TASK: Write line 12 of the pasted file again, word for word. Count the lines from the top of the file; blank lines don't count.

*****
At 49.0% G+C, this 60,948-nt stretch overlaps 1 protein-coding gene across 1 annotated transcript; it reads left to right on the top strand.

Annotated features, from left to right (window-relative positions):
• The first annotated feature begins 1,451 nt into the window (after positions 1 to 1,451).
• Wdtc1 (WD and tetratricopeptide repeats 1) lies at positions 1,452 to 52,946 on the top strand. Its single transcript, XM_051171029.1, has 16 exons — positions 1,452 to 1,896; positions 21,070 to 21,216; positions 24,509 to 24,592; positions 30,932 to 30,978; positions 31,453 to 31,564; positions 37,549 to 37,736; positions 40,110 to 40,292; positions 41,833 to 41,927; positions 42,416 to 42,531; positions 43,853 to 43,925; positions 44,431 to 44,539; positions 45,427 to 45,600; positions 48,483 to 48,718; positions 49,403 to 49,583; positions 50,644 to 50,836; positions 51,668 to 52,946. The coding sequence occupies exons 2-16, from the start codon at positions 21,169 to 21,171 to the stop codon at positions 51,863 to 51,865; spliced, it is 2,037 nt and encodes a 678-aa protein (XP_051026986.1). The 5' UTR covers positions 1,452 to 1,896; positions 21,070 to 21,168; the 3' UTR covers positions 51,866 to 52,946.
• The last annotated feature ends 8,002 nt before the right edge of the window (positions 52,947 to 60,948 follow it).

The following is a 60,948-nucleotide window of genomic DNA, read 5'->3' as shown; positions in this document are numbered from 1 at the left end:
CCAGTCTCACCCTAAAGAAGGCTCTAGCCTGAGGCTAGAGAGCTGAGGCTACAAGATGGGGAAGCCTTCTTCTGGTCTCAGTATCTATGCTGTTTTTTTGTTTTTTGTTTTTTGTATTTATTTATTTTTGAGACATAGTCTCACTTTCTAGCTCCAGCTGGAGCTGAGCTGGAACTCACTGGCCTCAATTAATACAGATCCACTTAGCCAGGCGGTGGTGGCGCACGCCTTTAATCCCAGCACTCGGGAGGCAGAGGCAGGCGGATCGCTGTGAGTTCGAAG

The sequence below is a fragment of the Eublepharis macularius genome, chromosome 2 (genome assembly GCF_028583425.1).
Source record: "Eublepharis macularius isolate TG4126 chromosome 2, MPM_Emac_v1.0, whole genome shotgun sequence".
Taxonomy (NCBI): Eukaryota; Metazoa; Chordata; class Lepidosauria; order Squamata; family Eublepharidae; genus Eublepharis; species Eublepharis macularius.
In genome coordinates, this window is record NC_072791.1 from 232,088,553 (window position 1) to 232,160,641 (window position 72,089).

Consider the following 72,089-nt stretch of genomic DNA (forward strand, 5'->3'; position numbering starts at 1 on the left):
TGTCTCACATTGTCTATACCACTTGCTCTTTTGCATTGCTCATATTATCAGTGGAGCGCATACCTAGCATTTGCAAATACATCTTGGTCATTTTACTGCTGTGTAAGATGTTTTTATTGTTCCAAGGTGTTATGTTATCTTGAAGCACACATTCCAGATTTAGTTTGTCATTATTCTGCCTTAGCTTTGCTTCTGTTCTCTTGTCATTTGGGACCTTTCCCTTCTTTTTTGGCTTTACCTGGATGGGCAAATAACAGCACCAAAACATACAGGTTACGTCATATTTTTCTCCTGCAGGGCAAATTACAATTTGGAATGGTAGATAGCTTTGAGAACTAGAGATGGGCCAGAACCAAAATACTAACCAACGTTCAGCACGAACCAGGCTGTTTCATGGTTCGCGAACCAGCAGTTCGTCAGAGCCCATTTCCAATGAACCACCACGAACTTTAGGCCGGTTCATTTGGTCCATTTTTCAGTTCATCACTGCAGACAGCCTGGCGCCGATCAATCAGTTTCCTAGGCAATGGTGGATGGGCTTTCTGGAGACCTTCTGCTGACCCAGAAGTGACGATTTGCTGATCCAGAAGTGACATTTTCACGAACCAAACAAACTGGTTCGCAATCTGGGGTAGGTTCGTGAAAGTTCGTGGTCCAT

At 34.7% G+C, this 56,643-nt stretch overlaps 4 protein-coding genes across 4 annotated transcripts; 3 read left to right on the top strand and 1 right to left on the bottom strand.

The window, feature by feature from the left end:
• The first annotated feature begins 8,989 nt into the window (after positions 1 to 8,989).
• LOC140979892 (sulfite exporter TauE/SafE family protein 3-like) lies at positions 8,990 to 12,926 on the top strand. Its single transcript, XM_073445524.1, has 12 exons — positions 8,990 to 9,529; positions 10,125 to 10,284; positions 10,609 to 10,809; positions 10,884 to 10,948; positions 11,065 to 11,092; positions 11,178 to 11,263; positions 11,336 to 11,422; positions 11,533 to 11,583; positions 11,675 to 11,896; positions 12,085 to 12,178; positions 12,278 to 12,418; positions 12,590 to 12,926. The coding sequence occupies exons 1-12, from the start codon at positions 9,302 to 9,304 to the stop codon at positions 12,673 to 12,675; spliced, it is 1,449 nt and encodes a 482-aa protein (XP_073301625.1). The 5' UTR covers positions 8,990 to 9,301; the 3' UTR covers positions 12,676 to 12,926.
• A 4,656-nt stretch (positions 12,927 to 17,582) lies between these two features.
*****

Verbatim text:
Consider the following 72,089-nt stretch of genomic DNA (forward strand, 5'->3'; position numbering starts at 1 on the left):